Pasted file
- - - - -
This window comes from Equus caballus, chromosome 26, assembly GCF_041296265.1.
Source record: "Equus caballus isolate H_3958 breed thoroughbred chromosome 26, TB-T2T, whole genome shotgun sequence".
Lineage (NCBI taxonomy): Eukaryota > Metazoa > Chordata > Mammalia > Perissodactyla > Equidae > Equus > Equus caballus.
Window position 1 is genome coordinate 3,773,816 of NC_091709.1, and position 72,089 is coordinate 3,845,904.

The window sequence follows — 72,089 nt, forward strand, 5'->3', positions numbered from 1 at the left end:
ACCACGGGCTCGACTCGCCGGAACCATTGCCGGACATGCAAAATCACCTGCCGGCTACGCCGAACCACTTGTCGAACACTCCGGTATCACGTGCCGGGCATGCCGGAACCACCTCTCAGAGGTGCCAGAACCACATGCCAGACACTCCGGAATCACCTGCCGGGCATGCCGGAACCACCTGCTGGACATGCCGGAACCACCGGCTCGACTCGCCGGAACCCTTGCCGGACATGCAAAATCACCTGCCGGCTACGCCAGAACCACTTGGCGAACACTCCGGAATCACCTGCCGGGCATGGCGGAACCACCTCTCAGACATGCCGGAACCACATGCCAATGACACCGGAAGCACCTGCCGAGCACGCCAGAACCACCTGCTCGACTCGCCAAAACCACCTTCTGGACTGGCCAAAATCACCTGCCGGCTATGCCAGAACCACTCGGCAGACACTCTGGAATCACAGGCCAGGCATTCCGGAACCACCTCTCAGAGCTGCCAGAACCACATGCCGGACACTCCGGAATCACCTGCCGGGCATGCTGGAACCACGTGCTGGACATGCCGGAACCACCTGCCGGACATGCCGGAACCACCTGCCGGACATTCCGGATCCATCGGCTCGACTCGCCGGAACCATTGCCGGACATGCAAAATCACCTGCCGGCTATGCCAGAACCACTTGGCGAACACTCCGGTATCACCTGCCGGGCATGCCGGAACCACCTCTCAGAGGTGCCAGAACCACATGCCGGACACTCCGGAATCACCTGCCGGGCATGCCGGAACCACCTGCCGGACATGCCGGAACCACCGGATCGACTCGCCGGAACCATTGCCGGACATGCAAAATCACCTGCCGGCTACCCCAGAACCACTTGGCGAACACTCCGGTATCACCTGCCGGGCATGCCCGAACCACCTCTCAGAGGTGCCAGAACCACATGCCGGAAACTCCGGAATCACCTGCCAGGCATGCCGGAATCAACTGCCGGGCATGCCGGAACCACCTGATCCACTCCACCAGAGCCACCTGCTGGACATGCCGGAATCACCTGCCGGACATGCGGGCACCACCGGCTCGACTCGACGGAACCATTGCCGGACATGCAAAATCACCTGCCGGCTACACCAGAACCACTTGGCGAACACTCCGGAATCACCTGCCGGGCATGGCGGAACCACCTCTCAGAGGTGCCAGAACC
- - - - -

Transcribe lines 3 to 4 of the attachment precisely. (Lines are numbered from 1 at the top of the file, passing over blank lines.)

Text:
Lineage (NCBI taxonomy): Eukaryota > Metazoa > Chordata > Mammalia > Perissodactyla > Equidae > Equus > Equus caballus.
Window position 1 is genome coordinate 3,773,816 of NC_091709.1, and position 72,089 is coordinate 3,845,904.